Integral to Guyton’s art is also his method of displaying it. Over eighty small book and magazine pages are displayed in glass-topped vitrines that fill the length of one large gallery. The vitrines are lined with a cobalt-blue linoleum that matches that of the artist’s kitchen floor, linking the works to their site of creation and the artist’s process of making, choosing, and sorting the dozens of pages he produced. The vitrines also make reference to the popular method of displaying books and physical ephemera, thus becoming a reminder of their impending obsolescence in a digital age. This installation speaks to Guyton’s concern that the art not become too uprooted from its original context, as he says that “the studio is in the work, and when I show the work in exhibitions, they [remain] connected to that situation.”

Installation view of Zeichnungen für ein großes Bild, 2010, linoleum-lined vitrines and eighty-five inkjet prints on book pages; photo: Ron Amstutz, courtesy The Whitney.
Installation view of Zeichnungen für ein großes Bild, 2010, linoleum-lined vitrines and eighty-five inkjet prints on book pages; photo: Ron Amstutz, courtesy The Whitney.

In an adjacent gallery, small works are displayed in wall-mounted glass cases, much like those used to display insect specimens. Rothkopf writes that this allusion “stresses how memory, history and taste are constantly subject to revision and misperception,” a tension that Guyton attempts to make use of in his alteration of found materials.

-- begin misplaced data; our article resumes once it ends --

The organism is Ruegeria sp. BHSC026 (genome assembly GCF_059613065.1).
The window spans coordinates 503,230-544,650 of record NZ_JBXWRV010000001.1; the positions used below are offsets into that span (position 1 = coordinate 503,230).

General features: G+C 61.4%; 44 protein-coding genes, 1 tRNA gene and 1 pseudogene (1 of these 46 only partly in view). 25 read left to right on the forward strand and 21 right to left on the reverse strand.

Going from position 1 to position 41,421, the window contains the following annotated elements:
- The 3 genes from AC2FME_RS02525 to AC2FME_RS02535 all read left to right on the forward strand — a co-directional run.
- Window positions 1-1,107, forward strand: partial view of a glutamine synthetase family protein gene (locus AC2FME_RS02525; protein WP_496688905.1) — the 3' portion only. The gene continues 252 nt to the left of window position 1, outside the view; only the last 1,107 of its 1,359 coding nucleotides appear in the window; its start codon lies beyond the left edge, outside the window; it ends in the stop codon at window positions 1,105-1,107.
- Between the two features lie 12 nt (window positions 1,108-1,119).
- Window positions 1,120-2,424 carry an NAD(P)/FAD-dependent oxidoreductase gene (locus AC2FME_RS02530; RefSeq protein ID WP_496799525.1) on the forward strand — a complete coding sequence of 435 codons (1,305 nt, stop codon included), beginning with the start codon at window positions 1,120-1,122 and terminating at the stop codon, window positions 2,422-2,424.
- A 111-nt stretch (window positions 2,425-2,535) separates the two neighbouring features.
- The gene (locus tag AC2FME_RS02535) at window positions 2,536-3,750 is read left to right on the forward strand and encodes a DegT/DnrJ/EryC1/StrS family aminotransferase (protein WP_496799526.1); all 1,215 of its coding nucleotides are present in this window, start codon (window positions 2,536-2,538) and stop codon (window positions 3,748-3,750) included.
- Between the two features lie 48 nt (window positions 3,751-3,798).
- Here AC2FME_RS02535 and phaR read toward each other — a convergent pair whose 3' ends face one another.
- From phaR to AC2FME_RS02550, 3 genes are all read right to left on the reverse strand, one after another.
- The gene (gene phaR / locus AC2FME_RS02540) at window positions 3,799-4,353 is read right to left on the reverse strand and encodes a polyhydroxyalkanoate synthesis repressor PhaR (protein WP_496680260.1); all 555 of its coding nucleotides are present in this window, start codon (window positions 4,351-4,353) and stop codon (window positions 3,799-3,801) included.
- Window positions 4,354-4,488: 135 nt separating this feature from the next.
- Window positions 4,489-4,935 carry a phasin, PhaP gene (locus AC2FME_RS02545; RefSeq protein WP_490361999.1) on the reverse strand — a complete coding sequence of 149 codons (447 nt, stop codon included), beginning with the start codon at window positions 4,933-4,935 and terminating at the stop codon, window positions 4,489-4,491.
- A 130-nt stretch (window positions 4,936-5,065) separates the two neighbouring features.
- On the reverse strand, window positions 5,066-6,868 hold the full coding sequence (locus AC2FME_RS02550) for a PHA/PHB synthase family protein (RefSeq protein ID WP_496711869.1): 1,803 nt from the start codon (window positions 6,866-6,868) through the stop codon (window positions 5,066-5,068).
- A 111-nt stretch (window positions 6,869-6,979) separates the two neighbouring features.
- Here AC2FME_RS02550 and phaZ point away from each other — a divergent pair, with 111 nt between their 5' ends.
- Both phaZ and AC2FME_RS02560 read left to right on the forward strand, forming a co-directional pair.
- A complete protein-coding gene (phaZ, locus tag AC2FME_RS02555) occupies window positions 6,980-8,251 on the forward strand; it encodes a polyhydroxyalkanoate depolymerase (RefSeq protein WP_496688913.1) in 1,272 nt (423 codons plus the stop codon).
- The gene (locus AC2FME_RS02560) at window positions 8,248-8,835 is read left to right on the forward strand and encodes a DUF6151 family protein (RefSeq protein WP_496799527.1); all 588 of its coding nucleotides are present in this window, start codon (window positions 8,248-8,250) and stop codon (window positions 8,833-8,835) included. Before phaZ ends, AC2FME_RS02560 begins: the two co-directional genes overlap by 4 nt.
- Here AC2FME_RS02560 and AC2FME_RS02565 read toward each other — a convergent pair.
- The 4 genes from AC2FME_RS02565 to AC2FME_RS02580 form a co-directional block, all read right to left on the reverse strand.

Many of the works in the exhibition also highlight Guyton’s ongoing engagement with the history of modernism, and minimalism in particular. Didactics make reference to similarities between his paintings, and the monochromatic canvases of Ad Reinhardt and Agnes Martin, among others. Yet upon closer inspection of his seemingly most uniform works is an evident layering of textures that makes them uniquely different. Not only can one see the seam that bifurcates most large works, but one can also see the faint, regularly-spaced lines where the inkjet printer’s nozzle has failed to deposit color, as well as the irregular fibers of the linen’s weave, which are finely imprinted on the works’ surfaces. In addition, his process is not so different from John Cage’s use of chance operations in their creation, as each time Guyton runs surfaces through his printer, he is essentially rolling the dice on their outcome.

Wade Guyton | Untitled, 2008, Epson UltraChrome inkjet on linen, 84 x 69 inches, courtesy Friedrich Petzel Gallery.

The exhibition is organized non-chronologically, making use of several free-standing walls on which works are displayed. This installation allows viewers to encounter Guyton’s work from the last decade or so unimpeded by a designated route. The installation also allows for stunning sightlines, such as Guyton’s variously-sized, stainless-steel U sculptures against an expanse of black-and-white stripped canvases. And despite the use of terminology that may confuse more technophobic visitors—the show’s title ‘OS’ refers to the acronym for ‘operating system’, and many wall labels use terms like ‘bitmapping’ and ‘outputting’—the amount of written text is generous, an advantage that can make work such as Guyton’s, at first impression abstract and cold, more dynamic and comprehensible.

Installation view of Wade Guyton OS; photo: Ron Amstutz, courtesy The Whitney.
Installation view of Wade Guyton OS; photo: Ron Amstutz, courtesy The Whitney.

Wade Guyton is an American artist originally from Indiana, who lives and works in New York. Born in 1972, he received his BA from the University of Tennessee in Knoxville, and MFA from Hunter College in New York. Wade Guyton: OS is his first large-scale solo show at an American museum, and is on view at the Whitney through January 13th.

Nadiah Fellah is a graduate student of Art History at The Graduate Center, CUNY in New York.